Chicagoans celebrate diversity at Disability Pride Parade: ‘It’s a healing event’

The Disability Pride Parade, which took on a virtual format for the past two years due to the COVID-19 pandemic, was back in person Saturday morning.

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A parade goer wearing a butterfly costume laughs while marching in the 19th annual Disability Pride Parade in the Loop, Saturday morning, July 22, 2022. This year’s parade, which is making its first in-person comeback since 2019 due to the COVID-19 pandemic, is themed “back and stronger than ever.”

A parade goer wearing a butterfly costume laughs while marching in the 19th annual Disability Pride Parade in the Loop, Saturday morning, July 22, 2022. This year’s parade, which is making its first in-person comeback since 2019 due to the COVID-19 pandemic, is themed “back and stronger than ever.”

Pat Nabong/Sun-Times

It’s been a year since Sofia Sarabia experienced a stroke that left her with physical and verbal challenges.

It was “unexpected and unexplained,” said her wife, Alicia Vega. “Before that, she was perfectly healthy. So this year, we’ve been learning how to navigate the world.”

On Saturday, Sarabia, who had a transgender pride flag draped over her wheelchair, and Vega, who was wearing a rainbow flag like a cape, marched in the 19th annual Disability Pride Parade for the first time.

Sarabia, who writes on a pad of paper to help her communicate, wrote the word,“Enjoy” to describe her experience marching at the parade.

“I know she really wanted to be here because she has no shame in her physical and verbal challenges, and she wanted to celebrate life,” Vega added.

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Alicia Vega, left, bends to hug Sofia Sarabia, right, as they march in the 19th annual Disability Pride Parade in the Loop, Saturday morning, July 22, 2022. Vega and Sarabia, who are married, are learning how to navigate the world after Sarabia experienced a stroke last year, Vega said. This year’s parade, which is making its first in-person comeback since 2019 due to the COVID-19 pandemic, is themed “back and stronger than ever.”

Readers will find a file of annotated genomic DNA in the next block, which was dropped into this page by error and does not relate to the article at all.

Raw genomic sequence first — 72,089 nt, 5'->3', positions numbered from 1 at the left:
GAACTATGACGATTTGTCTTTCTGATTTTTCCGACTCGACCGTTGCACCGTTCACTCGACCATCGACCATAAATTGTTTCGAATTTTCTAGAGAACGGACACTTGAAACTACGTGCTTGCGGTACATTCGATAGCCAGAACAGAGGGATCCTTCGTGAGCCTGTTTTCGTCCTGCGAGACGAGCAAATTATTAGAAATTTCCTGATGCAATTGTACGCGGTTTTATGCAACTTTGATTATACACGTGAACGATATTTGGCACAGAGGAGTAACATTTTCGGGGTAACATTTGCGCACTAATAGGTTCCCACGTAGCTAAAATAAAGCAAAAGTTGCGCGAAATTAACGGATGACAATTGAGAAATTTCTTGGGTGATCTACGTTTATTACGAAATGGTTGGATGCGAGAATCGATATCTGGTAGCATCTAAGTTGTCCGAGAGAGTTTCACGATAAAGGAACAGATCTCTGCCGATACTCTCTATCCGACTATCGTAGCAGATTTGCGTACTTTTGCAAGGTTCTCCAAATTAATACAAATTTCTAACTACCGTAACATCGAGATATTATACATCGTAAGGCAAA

Pat Nabong/Sun-Times

The Disability Pride Parade, which took on a virtual format for the past two years due to the COVID-19 pandemic, was back in person Saturday morning. The parade drew several hundred people who marched from South Plymouth Court and West Van Buren Street to Daley Plaza in the Loop.

“With the past couple years of COVID-19 being so rough for everyone, it’s nice to have this parade for people with disabilities so we can all support each other, so we can all encourage each other to keep on going with the ongoing challenges that we have in our lives,” said Alec Cabacungan, the grand marshal for the parade and the patient ambassador for Shriners Children’s Chicago.

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Alec Cabacungan, the grand marshal for the 19th annual Disability Pride Parade and the patient ambassador for Shriners Children’s Chicago, waves as he rides a convertible in the Loop, Saturday morning, July 22, 2022. This year’s parade, which is making its first in-person comeback since 2019 due to the COVID-19 pandemic, is themed “back and stronger than ever.”